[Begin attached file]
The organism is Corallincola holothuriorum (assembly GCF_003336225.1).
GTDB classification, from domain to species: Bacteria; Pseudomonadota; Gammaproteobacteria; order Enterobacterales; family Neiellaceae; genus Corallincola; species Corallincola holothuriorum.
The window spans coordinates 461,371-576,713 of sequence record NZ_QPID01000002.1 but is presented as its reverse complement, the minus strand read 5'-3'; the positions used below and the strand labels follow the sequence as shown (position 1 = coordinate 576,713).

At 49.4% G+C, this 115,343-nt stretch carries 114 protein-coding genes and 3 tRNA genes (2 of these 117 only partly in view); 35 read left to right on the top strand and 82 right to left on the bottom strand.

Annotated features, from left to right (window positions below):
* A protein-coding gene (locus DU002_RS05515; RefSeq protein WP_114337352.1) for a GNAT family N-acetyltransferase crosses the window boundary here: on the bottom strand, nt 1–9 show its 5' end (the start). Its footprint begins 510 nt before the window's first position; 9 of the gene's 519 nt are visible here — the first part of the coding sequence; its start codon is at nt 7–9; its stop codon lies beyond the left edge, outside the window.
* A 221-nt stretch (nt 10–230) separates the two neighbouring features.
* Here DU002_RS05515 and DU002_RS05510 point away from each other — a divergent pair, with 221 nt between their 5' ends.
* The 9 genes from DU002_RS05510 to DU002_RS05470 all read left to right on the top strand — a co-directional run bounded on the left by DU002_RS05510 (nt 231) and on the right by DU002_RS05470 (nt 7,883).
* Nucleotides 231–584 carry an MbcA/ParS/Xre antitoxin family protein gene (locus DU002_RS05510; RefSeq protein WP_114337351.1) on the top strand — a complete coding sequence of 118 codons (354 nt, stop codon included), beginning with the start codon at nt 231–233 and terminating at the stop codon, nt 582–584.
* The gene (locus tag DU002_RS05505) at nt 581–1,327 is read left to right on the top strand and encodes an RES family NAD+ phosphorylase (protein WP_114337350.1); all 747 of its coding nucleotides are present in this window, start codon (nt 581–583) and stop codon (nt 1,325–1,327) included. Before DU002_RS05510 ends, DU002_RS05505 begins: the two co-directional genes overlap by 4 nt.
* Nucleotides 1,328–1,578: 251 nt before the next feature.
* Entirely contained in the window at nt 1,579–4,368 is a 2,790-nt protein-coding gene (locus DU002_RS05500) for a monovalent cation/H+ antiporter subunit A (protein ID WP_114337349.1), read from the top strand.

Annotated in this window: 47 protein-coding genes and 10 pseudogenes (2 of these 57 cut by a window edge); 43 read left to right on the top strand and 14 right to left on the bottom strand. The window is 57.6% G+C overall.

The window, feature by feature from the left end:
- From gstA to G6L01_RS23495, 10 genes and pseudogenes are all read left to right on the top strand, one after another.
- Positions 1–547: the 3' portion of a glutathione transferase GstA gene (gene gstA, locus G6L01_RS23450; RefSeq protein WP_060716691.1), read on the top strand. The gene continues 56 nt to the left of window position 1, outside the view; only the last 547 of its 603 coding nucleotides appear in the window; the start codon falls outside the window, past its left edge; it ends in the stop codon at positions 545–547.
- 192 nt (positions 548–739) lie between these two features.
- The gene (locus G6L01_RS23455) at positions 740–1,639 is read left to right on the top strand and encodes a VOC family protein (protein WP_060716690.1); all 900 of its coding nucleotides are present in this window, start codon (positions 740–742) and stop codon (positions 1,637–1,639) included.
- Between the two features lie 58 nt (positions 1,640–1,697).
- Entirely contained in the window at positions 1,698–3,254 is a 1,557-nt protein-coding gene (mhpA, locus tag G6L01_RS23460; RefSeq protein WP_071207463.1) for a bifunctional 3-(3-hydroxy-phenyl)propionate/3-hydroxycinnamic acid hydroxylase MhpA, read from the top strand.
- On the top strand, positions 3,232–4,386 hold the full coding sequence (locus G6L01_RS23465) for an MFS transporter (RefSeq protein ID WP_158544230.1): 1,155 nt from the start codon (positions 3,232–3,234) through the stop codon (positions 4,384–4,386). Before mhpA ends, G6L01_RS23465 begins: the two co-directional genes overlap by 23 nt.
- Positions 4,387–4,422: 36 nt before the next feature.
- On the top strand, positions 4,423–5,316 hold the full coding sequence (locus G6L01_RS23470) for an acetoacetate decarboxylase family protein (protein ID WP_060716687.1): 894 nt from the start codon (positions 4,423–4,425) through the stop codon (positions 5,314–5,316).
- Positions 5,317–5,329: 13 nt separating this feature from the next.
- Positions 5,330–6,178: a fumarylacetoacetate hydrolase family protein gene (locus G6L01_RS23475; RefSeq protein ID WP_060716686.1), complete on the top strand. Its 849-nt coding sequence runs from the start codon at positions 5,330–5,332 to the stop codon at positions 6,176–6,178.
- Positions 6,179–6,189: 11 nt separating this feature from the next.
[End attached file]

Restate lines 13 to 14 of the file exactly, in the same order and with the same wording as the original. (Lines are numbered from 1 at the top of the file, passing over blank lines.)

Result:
* Entirely contained in the window at nt 1,579–4,368 is a 2,790-nt protein-coding gene (locus DU002_RS05500) for a monovalent cation/H+ antiporter subunit A (protein ID WP_114337349.1), read from the top strand.

Annotated in this window: 47 protein-coding genes and 10 pseudogenes (2 of these 57 cut by a window edge); 43 read left to right on the top strand and 14 right to left on the bottom strand. The window is 57.6% G+C overall.